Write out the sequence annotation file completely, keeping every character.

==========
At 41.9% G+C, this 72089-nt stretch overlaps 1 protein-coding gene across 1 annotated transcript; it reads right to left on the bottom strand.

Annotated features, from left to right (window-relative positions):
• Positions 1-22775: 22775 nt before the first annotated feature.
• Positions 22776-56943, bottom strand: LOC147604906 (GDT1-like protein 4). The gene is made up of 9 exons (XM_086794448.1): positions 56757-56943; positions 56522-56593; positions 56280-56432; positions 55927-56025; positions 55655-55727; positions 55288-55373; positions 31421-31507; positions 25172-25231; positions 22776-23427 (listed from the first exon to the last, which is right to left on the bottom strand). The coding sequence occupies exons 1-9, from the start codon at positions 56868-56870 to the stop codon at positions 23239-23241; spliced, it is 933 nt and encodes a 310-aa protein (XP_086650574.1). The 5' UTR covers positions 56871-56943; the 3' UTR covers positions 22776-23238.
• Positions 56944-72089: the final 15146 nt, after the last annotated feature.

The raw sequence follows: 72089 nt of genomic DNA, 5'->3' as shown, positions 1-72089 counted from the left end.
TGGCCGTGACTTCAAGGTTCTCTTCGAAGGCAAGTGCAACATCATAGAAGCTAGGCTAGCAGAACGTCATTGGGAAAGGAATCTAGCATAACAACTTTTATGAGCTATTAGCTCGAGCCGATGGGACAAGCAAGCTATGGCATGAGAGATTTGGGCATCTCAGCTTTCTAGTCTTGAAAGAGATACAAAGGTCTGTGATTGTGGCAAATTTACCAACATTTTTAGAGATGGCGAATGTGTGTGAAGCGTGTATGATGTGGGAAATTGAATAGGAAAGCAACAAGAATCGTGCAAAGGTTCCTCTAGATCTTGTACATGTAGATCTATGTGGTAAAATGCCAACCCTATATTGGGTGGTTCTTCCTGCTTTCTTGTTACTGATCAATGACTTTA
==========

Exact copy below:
At 41.9% G+C, this 72089-nt stretch overlaps 1 protein-coding gene across 1 annotated transcript; it reads right to left on the bottom strand.

Annotated features, from left to right (window-relative positions):
• Positions 1-22775: 22775 nt before the first annotated feature.
• Positions 22776-56943, bottom strand: LOC147604906 (GDT1-like protein 4). The gene is made up of 9 exons (XM_086794448.1): positions 56757-56943; positions 56522-56593; positions 56280-56432; positions 55927-56025; positions 55655-55727; positions 55288-55373; positions 31421-31507; positions 25172-25231; positions 22776-23427 (listed from the first exon to the last, which is right to left on the bottom strand). The coding sequence occupies exons 1-9, from the start codon at positions 56868-56870 to the stop codon at positions 23239-23241; spliced, it is 933 nt and encodes a 310-aa protein (XP_086650574.1). The 5' UTR covers positions 56871-56943; the 3' UTR covers positions 22776-23238.
• Positions 56944-72089: the final 15146 nt, after the last annotated feature.

The raw sequence follows: 72089 nt of genomic DNA, 5'->3' as shown, positions 1-72089 counted from the left end.
TGGCCGTGACTTCAAGGTTCTCTTCGAAGGCAAGTGCAACATCATAGAAGCTAGGCTAGCAGAACGTCATTGGGAAAGGAATCTAGCATAACAACTTTTATGAGCTATTAGCTCGAGCCGATGGGACAAGCAAGCTATGGCATGAGAGATTTGGGCATCTCAGCTTTCTAGTCTTGAAAGAGATACAAAGGTCTGTGATTGTGGCAAATTTACCAACATTTTTAGAGATGGCGAATGTGTGTGAAGCGTGTATGATGTGGGAAATTGAATAGGAAAGCAACAAGAATCGTGCAAAGGTTCCTCTAGATCTTGTACATGTAGATCTATGTGGTAAAATGCCAACCCTATATTGGGTGGTTCTTCCTGCTTTCTTGTTACTGATCAATGACTTTA